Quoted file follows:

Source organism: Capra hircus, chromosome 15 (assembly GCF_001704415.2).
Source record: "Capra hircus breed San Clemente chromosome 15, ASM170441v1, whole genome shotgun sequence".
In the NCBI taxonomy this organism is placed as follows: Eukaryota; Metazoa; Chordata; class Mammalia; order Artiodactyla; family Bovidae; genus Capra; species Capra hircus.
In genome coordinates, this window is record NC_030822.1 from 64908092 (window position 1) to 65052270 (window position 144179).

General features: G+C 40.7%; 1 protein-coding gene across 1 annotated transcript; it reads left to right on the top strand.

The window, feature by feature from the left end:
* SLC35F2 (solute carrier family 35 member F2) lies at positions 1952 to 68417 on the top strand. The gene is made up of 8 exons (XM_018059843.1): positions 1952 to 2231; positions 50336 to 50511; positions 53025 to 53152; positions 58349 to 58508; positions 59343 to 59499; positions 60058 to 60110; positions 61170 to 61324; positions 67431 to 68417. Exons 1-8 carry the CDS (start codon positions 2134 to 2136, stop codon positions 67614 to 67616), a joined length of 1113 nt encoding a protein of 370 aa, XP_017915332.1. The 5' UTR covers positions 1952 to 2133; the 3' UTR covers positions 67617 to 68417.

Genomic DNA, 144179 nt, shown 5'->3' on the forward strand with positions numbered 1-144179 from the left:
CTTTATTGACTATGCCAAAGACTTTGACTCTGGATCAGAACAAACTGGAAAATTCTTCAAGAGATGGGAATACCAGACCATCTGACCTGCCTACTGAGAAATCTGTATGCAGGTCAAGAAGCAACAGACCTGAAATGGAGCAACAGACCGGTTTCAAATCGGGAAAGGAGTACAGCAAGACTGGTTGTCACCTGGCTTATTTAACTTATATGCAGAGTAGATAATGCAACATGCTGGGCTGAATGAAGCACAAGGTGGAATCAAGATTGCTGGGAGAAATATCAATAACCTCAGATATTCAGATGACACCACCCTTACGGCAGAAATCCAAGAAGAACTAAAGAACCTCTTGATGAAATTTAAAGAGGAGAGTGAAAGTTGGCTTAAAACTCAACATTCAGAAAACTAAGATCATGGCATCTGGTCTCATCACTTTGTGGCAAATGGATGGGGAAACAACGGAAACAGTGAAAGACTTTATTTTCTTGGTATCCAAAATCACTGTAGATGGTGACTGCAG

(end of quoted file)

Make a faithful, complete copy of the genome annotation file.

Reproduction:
Source organism: Capra hircus, chromosome 15 (assembly GCF_001704415.2).
Source record: "Capra hircus breed San Clemente chromosome 15, ASM170441v1, whole genome shotgun sequence".
In the NCBI taxonomy this organism is placed as follows: Eukaryota; Metazoa; Chordata; class Mammalia; order Artiodactyla; family Bovidae; genus Capra; species Capra hircus.
In genome coordinates, this window is record NC_030822.1 from 64908092 (window position 1) to 65052270 (window position 144179).

General features: G+C 40.7%; 1 protein-coding gene across 1 annotated transcript; it reads left to right on the top strand.

The window, feature by feature from the left end:
* SLC35F2 (solute carrier family 35 member F2) lies at positions 1952 to 68417 on the top strand. The gene is made up of 8 exons (XM_018059843.1): positions 1952 to 2231; positions 50336 to 50511; positions 53025 to 53152; positions 58349 to 58508; positions 59343 to 59499; positions 60058 to 60110; positions 61170 to 61324; positions 67431 to 68417. Exons 1-8 carry the CDS (start codon positions 2134 to 2136, stop codon positions 67614 to 67616), a joined length of 1113 nt encoding a protein of 370 aa, XP_017915332.1. The 5' UTR covers positions 1952 to 2133; the 3' UTR covers positions 67617 to 68417.

Genomic DNA, 144179 nt, shown 5'->3' on the forward strand with positions numbered 1-144179 from the left:
CTTTATTGACTATGCCAAAGACTTTGACTCTGGATCAGAACAAACTGGAAAATTCTTCAAGAGATGGGAATACCAGACCATCTGACCTGCCTACTGAGAAATCTGTATGCAGGTCAAGAAGCAACAGACCTGAAATGGAGCAACAGACCGGTTTCAAATCGGGAAAGGAGTACAGCAAGACTGGTTGTCACCTGGCTTATTTAACTTATATGCAGAGTAGATAATGCAACATGCTGGGCTGAATGAAGCACAAGGTGGAATCAAGATTGCTGGGAGAAATATCAATAACCTCAGATATTCAGATGACACCACCCTTACGGCAGAAATCCAAGAAGAACTAAAGAACCTCTTGATGAAATTTAAAGAGGAGAGTGAAAGTTGGCTTAAAACTCAACATTCAGAAAACTAAGATCATGGCATCTGGTCTCATCACTTTGTGGCAAATGGATGGGGAAACAACGGAAACAGTGAAAGACTTTATTTTCTTGGTATCCAAAATCACTGTAGATGGTGACTGCAG